How Much Do You Really Love Truth, and Hate ‘Alternative Facts?’

“The person involved in the struggle against sin understands that each day is filled with moral occasions. I once met an employer who asks each job applicant, “Describe a time when you told the truth and it hurt you.” He is essentially asking those people if they have their loves in the right order, if they would put love of truth above love of career.” -David Brooks, The Road to Character


There is no excuse for this, as Martin Seligman underlined:

You have to be blinded by ideology not to see that almost everything is better in every wealthy nation than it was fifty years ago: we now have about three times more actual purchasing power in the United States. The average house has doubled in size from 1,200 square feet to 2,500 square feet. In 1950 there was one car for every two drivers; now there are more cars than licensed drivers. One out of five children went on to post–high school education; now one out of two children does. Clothes—and even people—seem to look more physically attractive. Progress has not been limited to the material: there is more music, more women’s rights, less racism, more entertainment, and more books. If you had told my parents, living in a 1,200-square-foot house with me and Beth, my older sister, that all this would obtain in only fifty years, they would have said, “That will be paradise.”

And yet “the average American, Japanese, and Australian is no more satisfied with life than fifty years ago, and the average Brit and German is less satisfied.” -David Murray, The Happy Christian

‘All’ Isn’t Really All Unless It Includes Him

“We ‘have all we want’ is a terrible saying when ‘all’ does not include God. We find God an interruption. As St Augustine says somewhere, ‘God wants to give us something, but cannot, because our hands are full—there’s nowhere for Him to put it.’ Or as a friend of mine said, ‘We regard God as an airman regards his parachute; its there for emergencies but he hopes he’ll never have to use it.’” -C.S. Lewis, The Problem of Pain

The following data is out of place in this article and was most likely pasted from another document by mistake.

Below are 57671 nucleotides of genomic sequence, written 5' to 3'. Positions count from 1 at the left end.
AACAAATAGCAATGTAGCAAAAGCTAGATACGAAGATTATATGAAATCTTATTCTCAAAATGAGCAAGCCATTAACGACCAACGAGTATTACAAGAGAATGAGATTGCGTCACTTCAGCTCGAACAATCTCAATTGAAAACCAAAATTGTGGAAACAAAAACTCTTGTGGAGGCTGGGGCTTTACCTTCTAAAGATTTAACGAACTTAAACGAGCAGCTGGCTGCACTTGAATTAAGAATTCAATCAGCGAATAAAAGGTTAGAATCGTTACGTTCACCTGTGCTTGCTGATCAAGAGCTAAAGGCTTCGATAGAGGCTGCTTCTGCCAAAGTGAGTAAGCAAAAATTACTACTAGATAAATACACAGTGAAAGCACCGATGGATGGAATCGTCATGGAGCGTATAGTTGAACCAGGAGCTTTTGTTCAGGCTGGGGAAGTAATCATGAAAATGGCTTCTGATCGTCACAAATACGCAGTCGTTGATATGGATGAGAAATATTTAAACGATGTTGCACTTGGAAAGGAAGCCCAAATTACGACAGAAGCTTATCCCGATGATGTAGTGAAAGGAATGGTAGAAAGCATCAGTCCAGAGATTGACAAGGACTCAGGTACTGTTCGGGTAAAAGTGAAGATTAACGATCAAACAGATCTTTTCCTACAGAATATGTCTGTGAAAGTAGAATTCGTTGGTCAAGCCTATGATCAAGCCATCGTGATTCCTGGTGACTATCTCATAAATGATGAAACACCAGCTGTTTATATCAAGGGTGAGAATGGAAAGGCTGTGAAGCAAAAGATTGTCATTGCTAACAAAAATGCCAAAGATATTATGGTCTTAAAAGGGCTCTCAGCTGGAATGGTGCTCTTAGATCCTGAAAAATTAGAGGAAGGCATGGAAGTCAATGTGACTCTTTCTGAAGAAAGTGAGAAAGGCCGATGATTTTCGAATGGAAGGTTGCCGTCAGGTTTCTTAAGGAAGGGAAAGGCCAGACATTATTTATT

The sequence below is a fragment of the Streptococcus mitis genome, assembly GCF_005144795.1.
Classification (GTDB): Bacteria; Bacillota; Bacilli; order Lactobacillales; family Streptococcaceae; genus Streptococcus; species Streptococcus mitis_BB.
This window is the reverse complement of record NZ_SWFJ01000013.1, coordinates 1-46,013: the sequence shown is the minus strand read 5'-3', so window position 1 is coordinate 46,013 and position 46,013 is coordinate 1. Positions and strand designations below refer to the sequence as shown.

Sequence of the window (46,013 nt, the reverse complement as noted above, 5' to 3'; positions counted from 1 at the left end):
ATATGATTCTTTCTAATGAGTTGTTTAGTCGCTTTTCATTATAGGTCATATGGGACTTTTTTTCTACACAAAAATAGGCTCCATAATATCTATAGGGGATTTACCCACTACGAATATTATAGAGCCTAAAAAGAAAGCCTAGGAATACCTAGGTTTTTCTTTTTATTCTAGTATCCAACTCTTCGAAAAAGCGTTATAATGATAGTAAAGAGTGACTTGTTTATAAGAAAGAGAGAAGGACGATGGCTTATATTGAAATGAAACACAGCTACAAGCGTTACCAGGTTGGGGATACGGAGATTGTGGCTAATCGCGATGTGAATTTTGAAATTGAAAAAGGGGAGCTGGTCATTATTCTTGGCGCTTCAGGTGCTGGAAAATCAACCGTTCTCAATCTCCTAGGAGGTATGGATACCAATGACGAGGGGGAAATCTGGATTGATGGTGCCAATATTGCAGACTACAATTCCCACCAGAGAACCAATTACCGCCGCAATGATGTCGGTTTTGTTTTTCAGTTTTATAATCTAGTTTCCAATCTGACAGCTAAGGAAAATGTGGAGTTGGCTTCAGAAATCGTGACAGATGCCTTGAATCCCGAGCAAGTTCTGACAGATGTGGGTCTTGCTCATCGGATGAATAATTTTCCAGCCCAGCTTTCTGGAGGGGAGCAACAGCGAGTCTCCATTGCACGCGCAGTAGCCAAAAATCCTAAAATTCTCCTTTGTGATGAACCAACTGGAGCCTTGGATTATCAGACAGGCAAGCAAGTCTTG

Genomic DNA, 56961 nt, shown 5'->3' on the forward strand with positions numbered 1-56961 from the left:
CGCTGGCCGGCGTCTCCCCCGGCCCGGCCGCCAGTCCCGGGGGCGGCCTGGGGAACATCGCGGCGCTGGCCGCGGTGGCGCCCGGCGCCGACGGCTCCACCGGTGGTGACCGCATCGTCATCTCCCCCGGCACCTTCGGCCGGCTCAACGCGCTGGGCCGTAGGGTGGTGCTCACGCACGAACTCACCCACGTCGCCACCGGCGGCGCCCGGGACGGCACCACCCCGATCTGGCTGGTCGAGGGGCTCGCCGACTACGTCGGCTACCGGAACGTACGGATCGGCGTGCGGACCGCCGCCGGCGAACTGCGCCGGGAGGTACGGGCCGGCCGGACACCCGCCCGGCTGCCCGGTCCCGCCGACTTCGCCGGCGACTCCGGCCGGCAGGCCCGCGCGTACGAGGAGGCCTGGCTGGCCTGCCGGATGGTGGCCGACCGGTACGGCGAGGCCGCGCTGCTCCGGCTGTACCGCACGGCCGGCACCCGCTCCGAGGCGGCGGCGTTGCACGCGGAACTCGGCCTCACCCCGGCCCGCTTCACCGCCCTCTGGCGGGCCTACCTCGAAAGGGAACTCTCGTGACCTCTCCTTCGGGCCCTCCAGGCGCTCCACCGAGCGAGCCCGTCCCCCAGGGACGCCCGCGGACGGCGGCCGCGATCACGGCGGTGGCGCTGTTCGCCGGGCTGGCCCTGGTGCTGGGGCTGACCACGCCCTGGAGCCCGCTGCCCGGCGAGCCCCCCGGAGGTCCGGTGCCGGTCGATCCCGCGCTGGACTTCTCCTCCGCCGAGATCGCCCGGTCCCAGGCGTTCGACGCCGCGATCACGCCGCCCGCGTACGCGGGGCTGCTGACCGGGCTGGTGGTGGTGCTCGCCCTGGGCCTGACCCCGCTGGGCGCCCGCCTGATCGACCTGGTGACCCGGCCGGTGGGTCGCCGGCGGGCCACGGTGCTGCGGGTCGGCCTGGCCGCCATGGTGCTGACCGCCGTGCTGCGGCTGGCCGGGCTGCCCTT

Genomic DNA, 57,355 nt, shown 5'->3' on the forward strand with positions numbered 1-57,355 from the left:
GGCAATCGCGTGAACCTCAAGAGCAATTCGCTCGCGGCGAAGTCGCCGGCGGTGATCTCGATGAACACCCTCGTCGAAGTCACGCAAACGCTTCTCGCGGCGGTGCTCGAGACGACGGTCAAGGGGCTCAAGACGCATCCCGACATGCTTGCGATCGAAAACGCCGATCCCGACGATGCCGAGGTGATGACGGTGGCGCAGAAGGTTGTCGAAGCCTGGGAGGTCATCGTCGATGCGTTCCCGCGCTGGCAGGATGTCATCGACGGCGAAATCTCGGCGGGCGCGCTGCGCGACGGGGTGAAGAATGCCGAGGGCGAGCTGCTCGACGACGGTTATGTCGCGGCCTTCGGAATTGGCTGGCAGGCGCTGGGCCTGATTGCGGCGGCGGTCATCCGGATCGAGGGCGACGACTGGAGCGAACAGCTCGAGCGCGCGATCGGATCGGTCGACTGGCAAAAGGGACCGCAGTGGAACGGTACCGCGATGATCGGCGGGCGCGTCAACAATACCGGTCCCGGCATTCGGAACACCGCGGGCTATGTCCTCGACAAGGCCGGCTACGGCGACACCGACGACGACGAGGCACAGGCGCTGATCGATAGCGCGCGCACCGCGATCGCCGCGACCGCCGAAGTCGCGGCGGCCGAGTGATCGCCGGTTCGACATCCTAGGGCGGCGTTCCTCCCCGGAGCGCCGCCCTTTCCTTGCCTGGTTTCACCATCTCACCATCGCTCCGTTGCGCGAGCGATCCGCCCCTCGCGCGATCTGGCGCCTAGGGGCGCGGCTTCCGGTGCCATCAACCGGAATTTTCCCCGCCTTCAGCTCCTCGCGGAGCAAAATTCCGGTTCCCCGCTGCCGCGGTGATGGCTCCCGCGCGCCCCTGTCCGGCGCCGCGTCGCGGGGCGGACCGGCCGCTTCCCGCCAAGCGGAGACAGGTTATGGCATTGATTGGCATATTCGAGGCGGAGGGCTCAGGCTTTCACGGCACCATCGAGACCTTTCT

Some More Dangerous Than Others (But Not the Ones You Think)?

“The dangers of apparent self-sufficiency explain why Our Lord regards the vices of the feckless and dissipated so much more leniently than the vices that lead to worldly success. Prostitutes are in no danger of finding their present life so satisfactory that they cannot turn to God: the proud, the avaricious, the self-righteous, are in that danger.” -C.S. Lewis, The Problem of Pain

BTW NOTE: Is this true? Isn’t it possible that Jesus doesn’t talk about “the vices of the feckless and dissipated” because it was a ‘given’ in that society that those were wrong, but the vices associated with worldly success were not ‘givens’ and thus needed exposition by Jesus.

Earthly Happiness: Inns, But Not Home

“The Christian doctrine of suffering explains, I believe, a very curious fact about the world we live in. The settled happiness and security which we all desire, God withholds from us by the very nature of the world: but joy, pleasure, and merriment, He has scattered broadcast. We are never safe, but we have plenty of fun, and some ecstasy. It is not hard to see why. The security we crave would teach us to rest our hearts in this world and oppose an obstacle to our return to God: a few moments of happy love, a landscape, a symphony, a merry meeting with our friends, a bathe or a football match, have no such tendency. Our Father refreshes us on the journey with some pleasant inns, but will not encourage us to mistake them for home.” -C.S. Lewis, The Problem of Pain

Cultural Observation: Unrealistic Expectations

“We live in an age of unreasonable expectations. Ours is a world where promises are cheaply made, easily broken and where hyperbole is the lingua franca. Advertisers tells us that a different shampoo will make us more attractive to the opposite sex. Alcohol will lubricate our relationships. Purchasing the right care will be a gateway to adventure. These pitchmen promise to do far more than enhance our lives. They are peddling ultimate fulfillment.” -John Koessler, The Surprising Grace of Disappointment